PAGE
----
Artemis: Humans will return to the Moon in one of these 13 places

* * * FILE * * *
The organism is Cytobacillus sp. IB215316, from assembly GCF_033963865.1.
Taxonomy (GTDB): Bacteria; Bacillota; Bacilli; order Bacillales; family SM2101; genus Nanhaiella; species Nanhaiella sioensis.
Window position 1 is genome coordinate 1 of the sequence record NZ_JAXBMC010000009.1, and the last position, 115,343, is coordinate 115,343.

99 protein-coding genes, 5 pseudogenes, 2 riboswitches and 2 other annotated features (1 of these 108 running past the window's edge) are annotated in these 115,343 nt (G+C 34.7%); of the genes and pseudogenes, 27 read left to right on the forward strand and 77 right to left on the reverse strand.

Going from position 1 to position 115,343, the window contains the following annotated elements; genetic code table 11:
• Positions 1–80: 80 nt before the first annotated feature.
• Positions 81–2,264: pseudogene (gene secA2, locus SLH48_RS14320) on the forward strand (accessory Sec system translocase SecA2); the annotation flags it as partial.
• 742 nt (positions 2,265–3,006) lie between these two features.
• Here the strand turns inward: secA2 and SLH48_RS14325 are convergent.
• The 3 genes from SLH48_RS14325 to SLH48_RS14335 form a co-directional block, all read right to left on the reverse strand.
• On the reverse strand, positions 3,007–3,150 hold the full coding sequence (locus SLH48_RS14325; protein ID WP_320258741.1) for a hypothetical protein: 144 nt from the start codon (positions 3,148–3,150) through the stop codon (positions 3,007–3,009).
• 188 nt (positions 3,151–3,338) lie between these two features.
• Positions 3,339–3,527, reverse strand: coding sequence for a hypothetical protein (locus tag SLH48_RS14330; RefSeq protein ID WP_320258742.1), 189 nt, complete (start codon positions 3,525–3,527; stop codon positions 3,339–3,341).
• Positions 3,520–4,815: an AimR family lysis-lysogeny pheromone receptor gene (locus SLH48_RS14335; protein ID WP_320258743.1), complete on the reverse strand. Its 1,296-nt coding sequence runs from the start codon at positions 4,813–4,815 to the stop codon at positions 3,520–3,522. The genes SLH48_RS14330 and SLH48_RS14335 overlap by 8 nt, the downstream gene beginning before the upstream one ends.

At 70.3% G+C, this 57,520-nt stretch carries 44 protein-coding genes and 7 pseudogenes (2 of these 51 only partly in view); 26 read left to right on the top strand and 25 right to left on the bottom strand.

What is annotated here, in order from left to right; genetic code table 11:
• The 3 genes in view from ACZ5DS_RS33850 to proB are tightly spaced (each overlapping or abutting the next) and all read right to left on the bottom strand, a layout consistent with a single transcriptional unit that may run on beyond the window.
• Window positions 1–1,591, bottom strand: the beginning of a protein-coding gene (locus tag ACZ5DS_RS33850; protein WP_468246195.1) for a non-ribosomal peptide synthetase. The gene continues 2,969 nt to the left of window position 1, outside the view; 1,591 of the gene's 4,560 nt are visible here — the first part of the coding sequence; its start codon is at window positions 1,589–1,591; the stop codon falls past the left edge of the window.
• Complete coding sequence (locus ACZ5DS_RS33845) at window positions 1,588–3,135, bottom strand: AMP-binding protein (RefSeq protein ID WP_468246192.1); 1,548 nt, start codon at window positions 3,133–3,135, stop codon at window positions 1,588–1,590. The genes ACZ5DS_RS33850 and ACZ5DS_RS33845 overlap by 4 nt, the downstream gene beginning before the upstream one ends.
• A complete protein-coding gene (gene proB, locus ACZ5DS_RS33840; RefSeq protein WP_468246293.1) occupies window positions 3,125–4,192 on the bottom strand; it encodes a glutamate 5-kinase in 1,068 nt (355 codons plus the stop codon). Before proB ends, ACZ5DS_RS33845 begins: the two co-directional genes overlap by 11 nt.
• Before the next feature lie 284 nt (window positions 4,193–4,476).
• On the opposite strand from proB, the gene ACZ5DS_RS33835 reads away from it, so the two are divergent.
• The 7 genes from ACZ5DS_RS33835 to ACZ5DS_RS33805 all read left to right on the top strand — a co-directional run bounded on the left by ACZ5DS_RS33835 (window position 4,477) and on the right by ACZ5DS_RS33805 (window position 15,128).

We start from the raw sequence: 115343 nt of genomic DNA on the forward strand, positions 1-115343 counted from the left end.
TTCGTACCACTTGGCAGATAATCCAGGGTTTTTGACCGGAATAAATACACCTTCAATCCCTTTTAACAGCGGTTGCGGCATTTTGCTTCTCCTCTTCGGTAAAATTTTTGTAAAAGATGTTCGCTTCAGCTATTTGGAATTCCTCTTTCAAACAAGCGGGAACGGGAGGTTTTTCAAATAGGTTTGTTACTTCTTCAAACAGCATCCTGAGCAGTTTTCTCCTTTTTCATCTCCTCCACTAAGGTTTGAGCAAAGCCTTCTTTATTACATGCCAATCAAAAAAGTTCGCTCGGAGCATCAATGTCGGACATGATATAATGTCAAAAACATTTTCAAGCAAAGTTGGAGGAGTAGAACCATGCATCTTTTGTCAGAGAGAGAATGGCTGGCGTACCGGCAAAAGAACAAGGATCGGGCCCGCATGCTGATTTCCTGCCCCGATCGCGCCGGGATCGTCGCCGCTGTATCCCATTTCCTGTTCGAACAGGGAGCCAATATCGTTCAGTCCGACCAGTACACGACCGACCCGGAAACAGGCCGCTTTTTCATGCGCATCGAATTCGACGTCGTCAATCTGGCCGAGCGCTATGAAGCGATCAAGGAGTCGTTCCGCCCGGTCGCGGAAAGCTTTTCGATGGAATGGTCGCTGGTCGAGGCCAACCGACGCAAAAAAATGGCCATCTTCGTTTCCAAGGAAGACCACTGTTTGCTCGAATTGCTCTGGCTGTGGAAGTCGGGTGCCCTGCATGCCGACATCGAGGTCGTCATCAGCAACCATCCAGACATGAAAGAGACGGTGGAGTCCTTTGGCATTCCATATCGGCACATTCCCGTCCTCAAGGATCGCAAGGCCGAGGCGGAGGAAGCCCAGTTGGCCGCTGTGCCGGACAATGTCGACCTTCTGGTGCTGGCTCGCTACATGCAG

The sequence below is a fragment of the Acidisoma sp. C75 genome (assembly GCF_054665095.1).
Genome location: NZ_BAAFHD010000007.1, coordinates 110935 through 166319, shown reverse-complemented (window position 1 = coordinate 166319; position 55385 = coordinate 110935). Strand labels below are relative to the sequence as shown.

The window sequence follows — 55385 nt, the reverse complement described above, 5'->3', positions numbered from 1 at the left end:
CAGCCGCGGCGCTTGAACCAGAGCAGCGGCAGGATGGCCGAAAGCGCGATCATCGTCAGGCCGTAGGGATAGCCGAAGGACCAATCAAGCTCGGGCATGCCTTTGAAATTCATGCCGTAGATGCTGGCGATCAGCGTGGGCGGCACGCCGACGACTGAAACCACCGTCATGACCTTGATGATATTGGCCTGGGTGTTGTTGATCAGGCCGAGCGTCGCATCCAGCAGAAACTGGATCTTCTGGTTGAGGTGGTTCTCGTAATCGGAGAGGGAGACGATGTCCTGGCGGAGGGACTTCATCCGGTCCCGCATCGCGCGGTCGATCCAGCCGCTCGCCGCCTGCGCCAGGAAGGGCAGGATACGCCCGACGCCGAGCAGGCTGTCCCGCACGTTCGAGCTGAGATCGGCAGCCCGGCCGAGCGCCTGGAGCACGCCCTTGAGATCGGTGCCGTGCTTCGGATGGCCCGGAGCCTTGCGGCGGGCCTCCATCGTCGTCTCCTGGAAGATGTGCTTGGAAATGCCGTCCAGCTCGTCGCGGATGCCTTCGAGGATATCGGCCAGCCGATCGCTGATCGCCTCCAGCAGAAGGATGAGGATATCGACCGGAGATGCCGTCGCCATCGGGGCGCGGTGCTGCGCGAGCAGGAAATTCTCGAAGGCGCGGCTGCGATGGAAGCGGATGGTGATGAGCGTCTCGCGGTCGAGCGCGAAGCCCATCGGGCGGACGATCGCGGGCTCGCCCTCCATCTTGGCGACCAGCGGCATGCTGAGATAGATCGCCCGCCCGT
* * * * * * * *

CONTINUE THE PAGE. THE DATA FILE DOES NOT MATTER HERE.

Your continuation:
NASA has selected 13 regions on the south pole of the Moon for the landing of the Artemis III mission. Humans will return to the Moon in one of these places. The last time humans walked on the moon was in 1972. A few days before the uncrewed liftoff of the first mission of the Artemis program (launch planned for August 29, 2022), NASA is already preparing the sequel. One of the most anticipated missions of this program is undoubtedly Artemis III, the one thanks to which humanity must return to the surface of the Moon. Since 1972, no human has walked on the surface of the Moon. On August 19, the space agency announced that it had selected 13 potential sites, at the star’s south pole, for the landing of the Artemis III mission “Each region contains several potential landing sites for Artemis III,” explains NASA in its press release. All are within 6° latitude of the lunar south pole and have been collectively chosen for the diversity of their geological features. The selection was made based on data from the Lunar Reconnaissance Orbiter probe, among others, of the 13 possible lunar landing sites for the Artemis III mission. // Source: Nasa The common point between all these candidate regions is their location very close to the south pole of the Moon. It’s not a coincidence. This area is rich in areas of permanent shade never explored by mankind. In these places, we find “some of the oldest parts of the Moon”, and materials never studied by humans. The mission crew is expected to walk on the surface of the Moon to collect samples and perform analysis. Specifically, NASA wants to know more about the water ice at the Moon’s south pole. What are the 13 lunar regions that could host astronauts? Here are the names of the 13 selected regions: “Faustini Rim A” – the rim of the lunar crater Faustini, almost always in shadow “Peak Near Shackleton” – a peak located near the Shackleton crater, the interior of which is immersed in shadow, while the ridges that border it are exposed to the light. “Connecting Ridge” : This “connecting ridge” is the sunniest place at the South Pole. “Connecting Ridge Extension”, which is close to the previous area. “de Gerlache Rim 1”, corresponding to Gerlache Crater, a horseshoe-shaped crater, located near Shackleton Crater. “de Gerlache Rim 2”, another rim of this crater. “de Gerlache-Kocher Massif”, a massif a little further away. “Haworth”: Haworth Crater, with jagged edges and almost all the Time sinks into darkness “Malapert Massif”: a massif associated with Malapert Crater, also almost permanently submerged in shadow. It is near Haworth Crater. “Leibnitz Beta Plateau”: the Leibnitz crater plateau. “Nobile Rim 1”, one of the rims of Nobile Crater, not far from Faustini Crater. “Nobile Rim 2”, another rim of the Nobile crater I, finally, “Amundsen Rim” – the rim of Admusen, an impact crater. The regions were selected for “their ability to safely accommodate a crew, using criteria such as terrain slope, ease of communication with Earth, and lighting conditions,” NASA describes. It was necessary to consider the different candidate areas, in relation to the potentialities of the different spacecraft that this return to the Moon will entail: the Space Launch System rocket, the Orion ship and the Starship (from SpaceX). The mission of the astronauts on the surface has to last 6 days. In addition, “all 13 regions contain sites that provide continuous access to sunlight for a period of 6.5 days, the expected duration of the Artemis III surface mission,” NASA adds. This insolation is essential to avoid excessive temperature variations and guarantee access to an energy source. There is still work to be done: NASA must now discuss with many scientists to more precisely determine the advantages and disadvantages of each region. . It will also be necessary to confirm with SpaceX that the selected sites correspond to the capabilities of the spacecraft.
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